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We selected our aircraft with realism in mind. The Marchetti SF260 is a combat ready fighter/trainer. This amazing, fully aerobatic, high-performance aircraft is capable of withstanding the high G, three dimensional, aerobatic environment of the aerial combat arena. We are the only company in the industry to use these aircraft exclusively on our nationwide tour of the United States.

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The SF-260 was designed by the Italian Dott Ing. Stelio Frati: SF stands for SIAI Marchetti (builder) and Frati; 260 denotes the hp. The aircraft was certified in April 1966. Twenty-seven Air Forces fly approximatley 1000 SF 260’s and the USAF has considered the aircraft for its new EFS (Enhanced Flight Screener). Less than 100 (some new, some ex-military) have been imported to the U.S. Others have been used as fighter trainers by NATO forces.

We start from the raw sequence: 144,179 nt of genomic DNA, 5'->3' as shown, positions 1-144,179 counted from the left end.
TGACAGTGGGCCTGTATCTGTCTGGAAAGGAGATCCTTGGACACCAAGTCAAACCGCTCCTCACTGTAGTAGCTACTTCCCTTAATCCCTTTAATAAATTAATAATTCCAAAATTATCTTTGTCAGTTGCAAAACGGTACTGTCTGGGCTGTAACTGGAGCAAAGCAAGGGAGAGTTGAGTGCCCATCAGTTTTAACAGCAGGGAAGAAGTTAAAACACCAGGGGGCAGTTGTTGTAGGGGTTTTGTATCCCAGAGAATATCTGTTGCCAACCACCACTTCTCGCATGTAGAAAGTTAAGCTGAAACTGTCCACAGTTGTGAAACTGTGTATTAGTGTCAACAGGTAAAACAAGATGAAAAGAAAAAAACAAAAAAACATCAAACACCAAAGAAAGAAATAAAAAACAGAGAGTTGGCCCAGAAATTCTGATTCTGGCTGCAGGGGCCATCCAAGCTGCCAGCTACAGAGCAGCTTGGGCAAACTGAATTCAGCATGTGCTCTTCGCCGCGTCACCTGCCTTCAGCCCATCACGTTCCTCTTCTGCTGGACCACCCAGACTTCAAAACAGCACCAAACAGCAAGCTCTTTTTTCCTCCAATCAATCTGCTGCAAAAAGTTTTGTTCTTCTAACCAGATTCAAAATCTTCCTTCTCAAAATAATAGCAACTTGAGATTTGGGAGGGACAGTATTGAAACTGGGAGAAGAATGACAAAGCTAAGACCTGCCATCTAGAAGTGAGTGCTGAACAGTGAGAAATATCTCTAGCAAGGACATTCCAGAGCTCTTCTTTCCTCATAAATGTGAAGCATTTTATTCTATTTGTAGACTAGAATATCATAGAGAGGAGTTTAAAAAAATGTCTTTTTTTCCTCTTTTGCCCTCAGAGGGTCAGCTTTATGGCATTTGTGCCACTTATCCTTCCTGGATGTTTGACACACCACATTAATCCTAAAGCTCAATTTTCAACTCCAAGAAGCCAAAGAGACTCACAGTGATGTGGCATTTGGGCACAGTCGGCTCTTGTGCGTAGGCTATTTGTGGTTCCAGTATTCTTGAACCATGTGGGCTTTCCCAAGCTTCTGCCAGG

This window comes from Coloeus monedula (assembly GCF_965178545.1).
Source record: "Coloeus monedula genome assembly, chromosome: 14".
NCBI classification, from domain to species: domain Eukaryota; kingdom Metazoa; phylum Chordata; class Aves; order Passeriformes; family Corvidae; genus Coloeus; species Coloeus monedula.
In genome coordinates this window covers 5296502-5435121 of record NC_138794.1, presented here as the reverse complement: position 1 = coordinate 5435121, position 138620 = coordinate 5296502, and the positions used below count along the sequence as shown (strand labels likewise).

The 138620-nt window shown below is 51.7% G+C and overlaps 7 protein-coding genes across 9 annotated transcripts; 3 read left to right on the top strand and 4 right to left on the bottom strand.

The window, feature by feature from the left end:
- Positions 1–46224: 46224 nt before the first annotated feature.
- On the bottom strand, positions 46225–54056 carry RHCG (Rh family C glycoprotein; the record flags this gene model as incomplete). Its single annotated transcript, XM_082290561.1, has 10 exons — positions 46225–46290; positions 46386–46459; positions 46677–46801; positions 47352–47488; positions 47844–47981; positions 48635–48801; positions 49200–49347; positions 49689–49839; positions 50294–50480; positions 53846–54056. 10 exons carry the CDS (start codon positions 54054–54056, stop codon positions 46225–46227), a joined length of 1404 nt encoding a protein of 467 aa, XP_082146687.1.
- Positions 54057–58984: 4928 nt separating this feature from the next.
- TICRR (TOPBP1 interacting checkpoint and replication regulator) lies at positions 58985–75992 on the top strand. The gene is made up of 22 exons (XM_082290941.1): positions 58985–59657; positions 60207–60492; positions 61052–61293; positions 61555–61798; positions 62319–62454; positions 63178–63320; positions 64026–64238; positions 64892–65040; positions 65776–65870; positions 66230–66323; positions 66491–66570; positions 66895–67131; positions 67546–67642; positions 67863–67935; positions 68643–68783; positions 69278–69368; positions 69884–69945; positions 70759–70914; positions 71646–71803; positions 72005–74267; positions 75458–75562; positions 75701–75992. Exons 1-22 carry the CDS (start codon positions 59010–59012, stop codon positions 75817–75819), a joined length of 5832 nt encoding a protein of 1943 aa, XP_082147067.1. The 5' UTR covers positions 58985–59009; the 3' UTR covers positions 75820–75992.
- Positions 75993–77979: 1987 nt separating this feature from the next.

Under wing hard points can be equipped to carry rockets and guns. Although it is a piston single, it flies like a small jet with small wings and speed. Like a jet’s wings, the 260’s are machete thin and perfectly taper in chord and thickness. With small laminar flow wings it doesn’t leap off the ground so every takeoff is made with 20 degrees of flap. It is flown from the right seat with your left hand on the throttle and your right hand on the stick; fighter-jock-style if flying alone.

It is capable of doing aerobatics with full fuel (tips and mains) and two people wearing parachutes. Most 260’s are painted military gray and matte black. With flush riveting, swept fin, sharp wings, tip tanks, sliding canopy and potent cowl it proclaims some sort of aeronautical aristocracy. If you load up too many g’s in a steep turn the wing signals with a sharp buffet, relax the back pressure a fraction and it’s flying again, smoothly and instantly. 30-degree bank turns can be made via aileron, and feet on the floor. Stall and spins are classical with clean straight breaks.

The 260 is either flying or it’s not flying, with no hint of mush or slop separating the two. The wing loading, coupled with the geometry of the stabilizing surfaces, gives it a faultless response to turbulence. Many aircraft stay flustered for a second or two after an encounter with bumps, with a swift jolt that passes instantly, due not to any form of artificial stability augmentation but the superb design of Frati at the drawing board 26 years ago.

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